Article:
This study examined feedback from child and adolescent mental health care providers from a large community mental health organization on the use of digital tools used in care settings. Clinicians discussed how they incorporated digital tools into their clinical care to enhance skill building, facilitate learning, and monitor symptoms. Clinicians also provided insight into accessibility, suggesting that considerations should include consistency in access, connectivity, and conditional restraints specific to young people. Finally, clinicians expressed high interest in a centralized digital tool to help consolidate learned skills in daily life and increase communication with parents. Future studies are needed, especially those that elicit feedback from young people and other stakeholders, to form a body of literature that guides the design and implementation of sustainable DMH tools that support the mental health of children and adolescents.
This research was supported by the National Institute of Mental Health (K01 MH121854, K08 MH112878, P50 MH119029, and T32 MH115882). ADC is a senior fellow at the Meadows Mental Health Policy Institute.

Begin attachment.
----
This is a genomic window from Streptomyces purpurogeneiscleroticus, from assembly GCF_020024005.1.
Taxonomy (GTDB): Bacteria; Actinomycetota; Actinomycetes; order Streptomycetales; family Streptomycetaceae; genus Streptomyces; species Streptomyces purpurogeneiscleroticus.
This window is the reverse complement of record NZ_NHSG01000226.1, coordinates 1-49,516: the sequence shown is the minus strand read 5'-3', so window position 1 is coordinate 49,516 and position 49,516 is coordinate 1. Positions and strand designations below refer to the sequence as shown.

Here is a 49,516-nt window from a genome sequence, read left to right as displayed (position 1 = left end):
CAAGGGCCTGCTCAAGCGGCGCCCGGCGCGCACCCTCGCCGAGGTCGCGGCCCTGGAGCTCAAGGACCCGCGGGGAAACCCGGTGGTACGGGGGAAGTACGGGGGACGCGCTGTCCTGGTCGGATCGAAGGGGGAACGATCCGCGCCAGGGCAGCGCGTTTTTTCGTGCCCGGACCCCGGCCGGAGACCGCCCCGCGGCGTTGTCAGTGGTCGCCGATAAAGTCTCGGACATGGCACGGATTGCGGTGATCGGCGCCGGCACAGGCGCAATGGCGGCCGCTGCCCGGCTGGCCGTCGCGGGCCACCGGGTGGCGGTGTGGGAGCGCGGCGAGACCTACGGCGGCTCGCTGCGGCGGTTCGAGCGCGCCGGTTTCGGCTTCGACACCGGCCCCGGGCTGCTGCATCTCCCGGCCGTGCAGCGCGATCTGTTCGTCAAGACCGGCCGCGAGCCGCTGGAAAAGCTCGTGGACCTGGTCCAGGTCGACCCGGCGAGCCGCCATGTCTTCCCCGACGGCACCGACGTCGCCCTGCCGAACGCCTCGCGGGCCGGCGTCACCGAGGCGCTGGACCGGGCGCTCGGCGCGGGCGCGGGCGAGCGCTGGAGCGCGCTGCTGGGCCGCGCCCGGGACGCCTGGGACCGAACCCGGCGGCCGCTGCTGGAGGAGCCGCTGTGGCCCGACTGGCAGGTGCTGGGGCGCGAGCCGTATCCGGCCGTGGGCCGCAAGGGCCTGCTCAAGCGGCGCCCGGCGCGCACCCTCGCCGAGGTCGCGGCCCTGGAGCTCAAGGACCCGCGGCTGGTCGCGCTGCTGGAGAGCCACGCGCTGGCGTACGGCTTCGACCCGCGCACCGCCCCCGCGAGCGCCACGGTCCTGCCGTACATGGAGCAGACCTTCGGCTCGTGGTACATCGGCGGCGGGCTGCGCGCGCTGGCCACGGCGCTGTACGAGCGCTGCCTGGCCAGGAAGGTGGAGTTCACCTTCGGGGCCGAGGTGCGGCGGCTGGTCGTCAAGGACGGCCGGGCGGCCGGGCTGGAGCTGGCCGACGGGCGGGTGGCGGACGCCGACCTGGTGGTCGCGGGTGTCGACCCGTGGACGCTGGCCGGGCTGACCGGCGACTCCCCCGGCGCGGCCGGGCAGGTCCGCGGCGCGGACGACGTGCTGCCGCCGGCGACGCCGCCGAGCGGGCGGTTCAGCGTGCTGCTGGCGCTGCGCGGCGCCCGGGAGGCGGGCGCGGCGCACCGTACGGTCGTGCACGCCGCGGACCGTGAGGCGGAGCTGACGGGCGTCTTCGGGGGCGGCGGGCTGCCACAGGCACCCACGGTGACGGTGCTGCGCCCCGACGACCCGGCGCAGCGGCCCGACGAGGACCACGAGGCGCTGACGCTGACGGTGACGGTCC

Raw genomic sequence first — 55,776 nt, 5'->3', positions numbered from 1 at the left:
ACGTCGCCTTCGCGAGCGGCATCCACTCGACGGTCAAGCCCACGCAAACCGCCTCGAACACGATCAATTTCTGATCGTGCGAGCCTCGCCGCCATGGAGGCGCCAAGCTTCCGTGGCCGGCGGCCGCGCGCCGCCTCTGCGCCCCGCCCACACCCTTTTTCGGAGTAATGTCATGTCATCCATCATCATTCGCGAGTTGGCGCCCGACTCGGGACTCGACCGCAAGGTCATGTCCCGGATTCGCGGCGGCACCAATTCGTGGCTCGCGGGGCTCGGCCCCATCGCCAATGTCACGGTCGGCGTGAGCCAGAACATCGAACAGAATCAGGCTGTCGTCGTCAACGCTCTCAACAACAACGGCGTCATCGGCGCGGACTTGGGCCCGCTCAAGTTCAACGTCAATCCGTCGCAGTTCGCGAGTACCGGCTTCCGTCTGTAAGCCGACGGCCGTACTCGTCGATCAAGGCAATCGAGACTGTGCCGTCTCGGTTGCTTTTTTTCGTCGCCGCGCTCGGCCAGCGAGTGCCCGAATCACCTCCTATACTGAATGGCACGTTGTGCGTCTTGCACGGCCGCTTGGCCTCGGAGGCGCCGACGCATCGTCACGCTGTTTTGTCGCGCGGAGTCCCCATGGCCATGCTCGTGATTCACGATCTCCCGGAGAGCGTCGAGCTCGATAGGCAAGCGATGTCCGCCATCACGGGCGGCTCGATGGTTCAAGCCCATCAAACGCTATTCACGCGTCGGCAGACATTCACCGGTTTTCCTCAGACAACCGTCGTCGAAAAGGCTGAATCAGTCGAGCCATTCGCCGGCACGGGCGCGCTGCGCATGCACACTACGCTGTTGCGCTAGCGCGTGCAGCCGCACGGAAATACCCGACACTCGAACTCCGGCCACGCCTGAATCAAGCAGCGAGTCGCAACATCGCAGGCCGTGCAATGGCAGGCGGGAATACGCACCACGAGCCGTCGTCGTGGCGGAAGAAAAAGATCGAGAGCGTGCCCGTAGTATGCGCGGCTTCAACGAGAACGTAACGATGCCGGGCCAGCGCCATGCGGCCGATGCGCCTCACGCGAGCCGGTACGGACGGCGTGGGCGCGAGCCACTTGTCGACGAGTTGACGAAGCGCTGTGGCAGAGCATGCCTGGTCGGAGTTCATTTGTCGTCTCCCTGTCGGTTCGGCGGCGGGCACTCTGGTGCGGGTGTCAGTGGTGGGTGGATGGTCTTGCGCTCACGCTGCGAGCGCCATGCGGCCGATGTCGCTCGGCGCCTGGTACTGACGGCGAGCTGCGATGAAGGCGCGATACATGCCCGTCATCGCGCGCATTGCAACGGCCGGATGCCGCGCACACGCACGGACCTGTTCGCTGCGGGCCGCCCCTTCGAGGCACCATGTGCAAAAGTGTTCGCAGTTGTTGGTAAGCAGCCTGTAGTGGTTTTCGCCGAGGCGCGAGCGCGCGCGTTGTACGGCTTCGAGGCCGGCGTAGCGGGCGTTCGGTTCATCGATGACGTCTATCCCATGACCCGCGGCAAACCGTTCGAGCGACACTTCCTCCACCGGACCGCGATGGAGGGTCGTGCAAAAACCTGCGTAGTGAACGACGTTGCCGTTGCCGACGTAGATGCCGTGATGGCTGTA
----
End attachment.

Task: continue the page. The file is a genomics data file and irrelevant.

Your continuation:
Conflicts of Interest
DCM, PhD, has accepted honoraria and consulting fees from Apple Inc, Otsuka Pharmaceuticals, Pear Therapeutics, and the One Mind Foundation; has royalties from Oxford Press; and has an ownership interest in Adaptive Health Inc. JJS is employed by OhioGuidestone.
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|ACTS: Accelerated Creation-to-Sustainment|
|DMH: digital mental health|
Edited by J Torous; submitted 25.01.21; peer-reviewed by B Cliffe, S Markwardt; comments to author 02.03.21; revised version received 07.05.21; accepted 20.05.21; published 19.08.21Copyright
©Ashley A Knapp, Katherine Cohen, Jennifer Nicholas, David C Mohr, Andrew D Carlo, Joshua J Skerl, Emily G Lattie. Originally published in JMIR Mental Health (https://mental.jmir.org), 19.08.2021.
This is an open-access article distributed under the terms of the Creative Commons Attribution License (https://creativecommons.org/licenses/by/4.0/), which permits unrestricted use, distribution, and reproduction in any medium, provided the original work, first published in JMIR Mental Health, is properly cited. The complete bibliographic information, a link to the original publication on https://mental.jmir.org/, as well as this copyright and license information must be included.